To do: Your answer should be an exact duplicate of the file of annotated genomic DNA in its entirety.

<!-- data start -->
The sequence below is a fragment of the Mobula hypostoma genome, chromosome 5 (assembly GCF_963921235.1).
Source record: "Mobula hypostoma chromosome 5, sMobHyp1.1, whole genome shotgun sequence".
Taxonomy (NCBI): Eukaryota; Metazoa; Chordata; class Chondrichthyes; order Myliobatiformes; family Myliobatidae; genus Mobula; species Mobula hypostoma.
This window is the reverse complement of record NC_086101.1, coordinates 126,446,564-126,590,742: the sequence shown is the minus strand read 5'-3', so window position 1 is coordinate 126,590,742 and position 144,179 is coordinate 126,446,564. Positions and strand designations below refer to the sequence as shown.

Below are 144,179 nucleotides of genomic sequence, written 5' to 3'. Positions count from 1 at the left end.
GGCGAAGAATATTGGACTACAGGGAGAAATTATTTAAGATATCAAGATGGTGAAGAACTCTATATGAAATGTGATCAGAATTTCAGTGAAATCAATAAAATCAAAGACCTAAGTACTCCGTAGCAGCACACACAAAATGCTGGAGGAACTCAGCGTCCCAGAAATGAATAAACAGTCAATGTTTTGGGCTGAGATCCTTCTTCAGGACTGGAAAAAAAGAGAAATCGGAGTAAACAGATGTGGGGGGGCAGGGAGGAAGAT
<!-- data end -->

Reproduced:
The sequence below is a fragment of the Mobula hypostoma genome, chromosome 5 (assembly GCF_963921235.1).
Source record: "Mobula hypostoma chromosome 5, sMobHyp1.1, whole genome shotgun sequence".
Taxonomy (NCBI): Eukaryota; Metazoa; Chordata; class Chondrichthyes; order Myliobatiformes; family Myliobatidae; genus Mobula; species Mobula hypostoma.
This window is the reverse complement of record NC_086101.1, coordinates 126,446,564-126,590,742: the sequence shown is the minus strand read 5'-3', so window position 1 is coordinate 126,590,742 and position 144,179 is coordinate 126,446,564. Positions and strand designations below refer to the sequence as shown.

Below are 144,179 nucleotides of genomic sequence, written 5' to 3'. Positions count from 1 at the left end.
GGCGAAGAATATTGGACTACAGGGAGAAATTATTTAAGATATCAAGATGGTGAAGAACTCTATATGAAATGTGATCAGAATTTCAGTGAAATCAATAAAATCAAAGACCTAAGTACTCCGTAGCAGCACACACAAAATGCTGGAGGAACTCAGCGTCCCAGAAATGAATAAACAGTCAATGTTTTGGGCTGAGATCCTTCTTCAGGACTGGAAAAAAAGAGAAATCGGAGTAAACAGATGTGGGGGGGCAGGGAGGAAGAT